Robert Duvall and Robert Downey, Jr. star in this 2014 drama that is just as much about the dynamics that play out in the living room as it is about the courtroom. The two Roberts play father and son, judge and follow-in-dad's-footsteps-lawyer, respectively. I enjoyed it enough to watch it a second time because of the gradually-revealed characters and their relationships, and the gut-wrenching lack of boundaries between their work and personal lives.
Most courtroom dramas do not accurately depict the reality of courtroom proceedings. The Judge is an exception, and is chock full of teachable moments. In addition to the well-crafted trial scenes (more about those later), the movie drives home two important truths: Judges are fully human, and they bring the sum of their life experiences to their cases. These are significant realities for any lawyer or pro se litigant to understand, to dispel any notion that judges are cold slabs of granite. For these lessons alone, this movie is worth your time.
The movie also has some memorable moments. Here are a few of my favorites:
- Judge Palmer (Robert Duvall) is introduced as he presides over a dispute, with one party appearing without an attorney. To that litigant Judge Palmer says, "Look around you. You're standing in one of the last great cathedrals in this country, built on the premise that you and you alone are responsible for the consequences of your actions." It's a nice line, I like it, although I prefer to think of courthouses as monuments to the social evolution away from mob rule and tribal warfare, but the writers of The Judge never asked me.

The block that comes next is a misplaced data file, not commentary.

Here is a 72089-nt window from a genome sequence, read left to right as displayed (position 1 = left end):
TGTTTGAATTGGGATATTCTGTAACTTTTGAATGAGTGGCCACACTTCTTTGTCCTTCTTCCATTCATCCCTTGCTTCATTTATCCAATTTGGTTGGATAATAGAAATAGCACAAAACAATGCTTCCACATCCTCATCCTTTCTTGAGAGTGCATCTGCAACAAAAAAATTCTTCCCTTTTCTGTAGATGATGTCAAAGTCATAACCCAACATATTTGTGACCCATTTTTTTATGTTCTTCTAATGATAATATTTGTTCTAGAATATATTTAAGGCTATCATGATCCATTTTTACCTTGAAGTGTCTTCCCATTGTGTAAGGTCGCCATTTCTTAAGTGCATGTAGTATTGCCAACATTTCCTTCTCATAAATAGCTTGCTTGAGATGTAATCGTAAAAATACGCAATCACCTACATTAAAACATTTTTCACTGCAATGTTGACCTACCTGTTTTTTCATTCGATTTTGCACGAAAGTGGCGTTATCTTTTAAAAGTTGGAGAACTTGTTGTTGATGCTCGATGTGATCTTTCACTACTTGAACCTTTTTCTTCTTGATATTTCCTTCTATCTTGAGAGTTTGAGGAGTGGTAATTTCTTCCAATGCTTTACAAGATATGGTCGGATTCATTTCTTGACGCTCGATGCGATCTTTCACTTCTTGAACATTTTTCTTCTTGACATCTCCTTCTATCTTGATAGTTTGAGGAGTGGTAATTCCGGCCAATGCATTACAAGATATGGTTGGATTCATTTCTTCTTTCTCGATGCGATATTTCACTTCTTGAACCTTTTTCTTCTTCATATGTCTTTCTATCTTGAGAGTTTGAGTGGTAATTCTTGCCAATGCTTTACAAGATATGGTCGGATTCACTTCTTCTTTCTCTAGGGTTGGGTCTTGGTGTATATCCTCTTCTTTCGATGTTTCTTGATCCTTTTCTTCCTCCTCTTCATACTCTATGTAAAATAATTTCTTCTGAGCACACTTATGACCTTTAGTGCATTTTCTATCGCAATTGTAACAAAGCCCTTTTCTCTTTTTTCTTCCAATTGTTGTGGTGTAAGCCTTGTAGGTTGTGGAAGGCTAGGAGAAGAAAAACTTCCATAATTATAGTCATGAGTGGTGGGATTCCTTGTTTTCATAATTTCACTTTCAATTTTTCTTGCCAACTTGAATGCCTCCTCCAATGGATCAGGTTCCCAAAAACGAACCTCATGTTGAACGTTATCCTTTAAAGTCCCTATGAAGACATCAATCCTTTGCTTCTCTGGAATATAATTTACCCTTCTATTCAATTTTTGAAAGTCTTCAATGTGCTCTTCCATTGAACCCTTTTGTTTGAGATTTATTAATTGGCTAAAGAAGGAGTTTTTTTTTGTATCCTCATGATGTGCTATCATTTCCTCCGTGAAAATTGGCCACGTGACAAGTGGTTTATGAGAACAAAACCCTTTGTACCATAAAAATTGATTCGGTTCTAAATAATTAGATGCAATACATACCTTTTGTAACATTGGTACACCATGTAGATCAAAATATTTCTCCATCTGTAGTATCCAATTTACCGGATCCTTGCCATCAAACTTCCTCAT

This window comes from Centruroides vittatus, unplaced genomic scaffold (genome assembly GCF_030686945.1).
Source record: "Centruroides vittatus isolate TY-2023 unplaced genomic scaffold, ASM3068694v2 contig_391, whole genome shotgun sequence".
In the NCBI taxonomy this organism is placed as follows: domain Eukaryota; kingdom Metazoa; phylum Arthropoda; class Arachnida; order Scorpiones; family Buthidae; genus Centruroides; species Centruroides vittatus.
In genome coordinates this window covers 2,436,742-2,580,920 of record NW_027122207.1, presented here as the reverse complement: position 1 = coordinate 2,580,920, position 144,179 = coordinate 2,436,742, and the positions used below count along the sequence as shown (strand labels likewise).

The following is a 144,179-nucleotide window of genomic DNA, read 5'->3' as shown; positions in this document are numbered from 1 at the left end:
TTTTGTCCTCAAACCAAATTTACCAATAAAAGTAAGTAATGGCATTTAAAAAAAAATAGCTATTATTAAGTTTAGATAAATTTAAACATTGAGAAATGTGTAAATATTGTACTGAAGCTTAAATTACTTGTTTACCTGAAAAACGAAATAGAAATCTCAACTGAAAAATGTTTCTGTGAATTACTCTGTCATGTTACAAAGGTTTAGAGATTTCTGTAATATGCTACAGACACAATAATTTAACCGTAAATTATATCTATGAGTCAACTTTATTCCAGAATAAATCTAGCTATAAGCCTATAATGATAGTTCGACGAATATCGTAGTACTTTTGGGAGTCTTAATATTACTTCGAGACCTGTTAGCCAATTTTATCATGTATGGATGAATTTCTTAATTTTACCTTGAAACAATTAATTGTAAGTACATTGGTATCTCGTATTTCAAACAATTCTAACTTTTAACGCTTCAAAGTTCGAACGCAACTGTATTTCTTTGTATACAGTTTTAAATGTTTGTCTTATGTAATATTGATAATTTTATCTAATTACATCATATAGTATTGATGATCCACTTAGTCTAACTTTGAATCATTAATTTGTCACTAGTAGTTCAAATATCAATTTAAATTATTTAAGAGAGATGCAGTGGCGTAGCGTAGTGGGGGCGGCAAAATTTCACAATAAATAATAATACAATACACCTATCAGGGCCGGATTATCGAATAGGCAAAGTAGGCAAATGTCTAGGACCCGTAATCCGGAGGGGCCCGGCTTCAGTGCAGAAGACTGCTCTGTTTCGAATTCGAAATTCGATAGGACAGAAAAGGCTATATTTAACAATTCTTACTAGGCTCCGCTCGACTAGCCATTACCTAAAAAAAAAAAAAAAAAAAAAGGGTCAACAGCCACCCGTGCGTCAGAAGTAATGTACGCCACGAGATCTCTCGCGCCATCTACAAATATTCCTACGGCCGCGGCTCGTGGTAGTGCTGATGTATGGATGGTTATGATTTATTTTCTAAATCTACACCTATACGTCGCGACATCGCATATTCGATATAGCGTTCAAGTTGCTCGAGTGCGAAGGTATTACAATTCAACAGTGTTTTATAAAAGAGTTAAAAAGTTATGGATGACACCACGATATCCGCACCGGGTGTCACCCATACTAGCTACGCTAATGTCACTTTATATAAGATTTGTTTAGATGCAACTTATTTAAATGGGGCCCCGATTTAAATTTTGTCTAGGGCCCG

- Around thirty-six minutes in, Judge Palmer talks about being manipulated by a psychopath who appeared in his courtroom, and the tragic consequences that followed. It's easy to imagine that this is the type of experience that would tend to reverberate throughout a judge's career.
- At an hour and twenty-five minutes, Robert Downey Jr.'s character declares, during a negotiation with another attorney, "Everyone wants Atticus Finch until there's a dead hooker in the hot tub."
- Then, the other attorney, played by Billy Bob Thornton, explains that he "has one simple belief: that the law is the only thing capable of making people equal." It's good to have goals.
- At an hour and forty-five minutes, a full-on trial begins. The direct and cross examinations of witnesses, objections, arguments, and rulings are very well done. And, importantly, the verdict is ... well, you'll have to see for yourself.
Which brings us to this quandary: We want to thoroughly discuss the well-crafted courtroom scenes, but we have an aversion to spoilers. So, we're pausing this article here so you can watch the movie yourself (please support LawYou by purchasing the DVD through our Amazon aStore), and then we'll pick it up again in our Google Group Forum, where everyone will be able to participate in the discussion. Among the topics we'll address are evidence rules, order of presentation, and courtroom decorum. Please join us!